J: What if I really see a beaver going in a hole?
TR: You might try 'beaver house' instead.
Satisfied we'd settled the issue, I went to find Georgia so we could laugh about it together. I found her in the kitchen:
TR: Lo just asked me if beaver-hole is a bad word.
Georgia: Is it?
TR: George!!! You know---beaver?
Georgia: What does that mean?
TR: [gesturing like Vanna White]
George's friends Anna and Taylor celebrated their 18th birthdays with a joint 80's party at Anna's house. And what better way to celebrate your birthday if you were born in 1989? To think they almost missed that whole remarkable decade.
When we were dating, everything about Biggy excited me--his Eddie Munster hairstyle, the way he preened like a girl in front of the mirror, the fact that he ate generic pasta with generic tomato sauce for dinner every night. Even the smell of his sweat turned me on, and I'd go the day or two between our visits without washing my long, frizzy hair, which held the odor like a Motel 6.
Eleven years later, I roll my eyes as he sculpts and cuts his hair every morning. When he asks me--for the eighteenth time--if the sweater he's wearing makes him look like a choreographer, I find it annoying, not endearing. As for his post-game body odor, its allure wore off sometime during a seven-mile hike on our Costa Rican honeymoon, when my morning sickness kicked in. Since then, I have purchased every extra-extra-ultra-max-manly-man-goat-herder-strength deodorant on the market, but nothing can beat it down.
To make matters worse, he comes home from working out or riding his bike, takes a shower, and dries off before his skunk glands have stopped producing the stink. I can walk into the bathroom and be knocked down by the stench wafting off the towel rack.
And this morning, I took a CLEAN towel, fresh from the dryer, and hung it next to the tub. When I got out of the shower, I grabbed it and gave my hair a good rubdown before starting on my body. By the time I got the towel belly level, I could smell that rancid chicken-soup aroma exuding out of my damp head.
Now, what would Heloise say about that?
Because of the miracle of statcounter.com, I can see how visitors to my blog get here. I can't help but feel sorry for the people who google "colossal breasts" and click on this,
or those who google "dream kelly" (some young hot bod who has quite the following), only to click on this.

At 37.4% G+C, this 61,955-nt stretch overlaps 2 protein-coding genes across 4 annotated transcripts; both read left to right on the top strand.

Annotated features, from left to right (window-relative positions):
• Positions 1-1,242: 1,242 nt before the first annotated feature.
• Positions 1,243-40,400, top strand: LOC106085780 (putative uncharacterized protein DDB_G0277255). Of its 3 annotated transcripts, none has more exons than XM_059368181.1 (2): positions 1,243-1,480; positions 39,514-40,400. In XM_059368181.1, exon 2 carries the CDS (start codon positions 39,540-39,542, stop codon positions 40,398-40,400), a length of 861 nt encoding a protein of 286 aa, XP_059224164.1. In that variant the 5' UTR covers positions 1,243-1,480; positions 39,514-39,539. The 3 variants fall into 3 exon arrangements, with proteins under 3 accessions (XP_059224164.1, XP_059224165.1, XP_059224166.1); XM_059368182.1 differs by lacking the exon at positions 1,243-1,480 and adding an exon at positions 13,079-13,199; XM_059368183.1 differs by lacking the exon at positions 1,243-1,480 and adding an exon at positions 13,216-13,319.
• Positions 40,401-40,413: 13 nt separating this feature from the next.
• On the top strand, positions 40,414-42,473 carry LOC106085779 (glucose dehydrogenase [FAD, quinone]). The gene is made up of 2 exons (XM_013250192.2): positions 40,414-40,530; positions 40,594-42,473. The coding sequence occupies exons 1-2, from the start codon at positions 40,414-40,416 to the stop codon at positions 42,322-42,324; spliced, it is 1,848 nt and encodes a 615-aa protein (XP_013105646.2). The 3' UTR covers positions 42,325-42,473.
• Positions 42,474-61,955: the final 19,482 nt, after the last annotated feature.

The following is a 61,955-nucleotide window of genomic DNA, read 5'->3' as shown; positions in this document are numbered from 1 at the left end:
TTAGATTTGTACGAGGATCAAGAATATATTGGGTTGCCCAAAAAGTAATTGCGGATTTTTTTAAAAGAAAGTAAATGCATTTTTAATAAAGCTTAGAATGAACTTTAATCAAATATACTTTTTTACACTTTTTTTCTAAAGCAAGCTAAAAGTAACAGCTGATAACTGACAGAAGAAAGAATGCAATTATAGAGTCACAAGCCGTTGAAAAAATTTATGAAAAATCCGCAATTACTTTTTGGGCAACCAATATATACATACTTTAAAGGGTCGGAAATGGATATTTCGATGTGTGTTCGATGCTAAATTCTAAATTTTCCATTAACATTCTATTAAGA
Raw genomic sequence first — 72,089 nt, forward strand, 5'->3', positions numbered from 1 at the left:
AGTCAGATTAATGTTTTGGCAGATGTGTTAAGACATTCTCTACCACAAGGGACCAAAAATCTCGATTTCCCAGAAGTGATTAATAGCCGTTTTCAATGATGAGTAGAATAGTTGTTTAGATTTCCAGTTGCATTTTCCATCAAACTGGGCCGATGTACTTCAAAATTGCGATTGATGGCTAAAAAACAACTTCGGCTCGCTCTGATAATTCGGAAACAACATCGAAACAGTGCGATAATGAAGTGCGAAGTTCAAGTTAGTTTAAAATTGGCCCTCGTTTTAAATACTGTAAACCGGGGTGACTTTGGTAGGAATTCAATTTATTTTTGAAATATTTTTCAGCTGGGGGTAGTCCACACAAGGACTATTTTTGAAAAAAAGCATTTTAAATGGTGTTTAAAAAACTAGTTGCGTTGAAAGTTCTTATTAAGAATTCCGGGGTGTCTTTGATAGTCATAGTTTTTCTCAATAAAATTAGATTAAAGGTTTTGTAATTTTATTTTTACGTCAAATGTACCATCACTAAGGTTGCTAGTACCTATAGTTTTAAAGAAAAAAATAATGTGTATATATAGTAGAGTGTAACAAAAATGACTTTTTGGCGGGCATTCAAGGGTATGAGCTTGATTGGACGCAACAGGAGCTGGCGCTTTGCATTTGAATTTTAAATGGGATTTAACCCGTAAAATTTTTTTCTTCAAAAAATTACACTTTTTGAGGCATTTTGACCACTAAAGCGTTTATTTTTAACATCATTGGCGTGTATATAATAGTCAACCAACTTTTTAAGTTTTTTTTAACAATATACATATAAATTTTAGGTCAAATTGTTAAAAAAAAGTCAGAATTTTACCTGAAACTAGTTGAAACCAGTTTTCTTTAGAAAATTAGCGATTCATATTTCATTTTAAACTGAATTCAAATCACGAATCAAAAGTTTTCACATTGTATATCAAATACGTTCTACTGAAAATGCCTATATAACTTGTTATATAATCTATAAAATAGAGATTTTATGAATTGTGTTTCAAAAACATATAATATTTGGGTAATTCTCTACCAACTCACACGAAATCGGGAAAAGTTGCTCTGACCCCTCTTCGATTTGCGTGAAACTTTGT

Lo fell off a trampoline on Saturday and landed on her left arm. She was spending the night with Mamoo, of course, in the Land of Dog Bites and Broken Bones (Sorry, Mamoo, I just liked the phrase).
She was a little sad and quiet when she came home yesterday and woke in the middle of the night hurting, so we got an appointment with an orthopedic doctor this afternoon. When we arrived at 1:00, the waiting room was full of geriatrics, a couple of them on oxygen, several with walkers or wheel chairs. The only magazines to be found were AARP and Golf Digest. Lola took one look around and asked, "Are you sure we're in the right place? These are all old people." Two hours into our wait for x-rays, we'd pretty much decided they'd all been young when they came in. But before anyone actually expired before our very eyes, we were finally called back.
Turned out she has a fracture, which means no softball this season and no bike, scooters, running, climbing etc. for six weeks. The doc told her it was safe to do her homework, though.
Oh, and she can't pick up anything heavier than Racky (pictured above), so Jack will have to be her personal slave.
Lola came home the other day bearing an invitation to the SPECIAL! GALLERY-STYLE! ART SHOW! at her school next week.
Gone are the days when your child's art would be Elmer's-glued to a big piece of black construction paper and taped to the walls in the first-grade hall for you to take home later FOR FREE. Gone are the days when they'd lure you to PTA with promises of open house art with butter cookies and fruit punch.
Nowadays, a for-profit company comes in to plan and run the show. They take your kid's masterpiece and put it in a frame you could buy for 4.99 at WalMart, display it on a big foamcore backboard, and charge you 30 BUCKS! for it.
They urge you to "See it. Share it. Celebrate."
And don't they know we celebrate every green cat and purple dog, every birthday poem and certificate of honor--that we are surrounded by our child's genius--on every wall, stuck on the fridge, and piled in the tops of our closets--that we can get it for free and frame it for pennies?!
So now they're going to SELL it to us, and we must buy it or risk crushing our darling's self-esteem?
It's an insidious shakedown.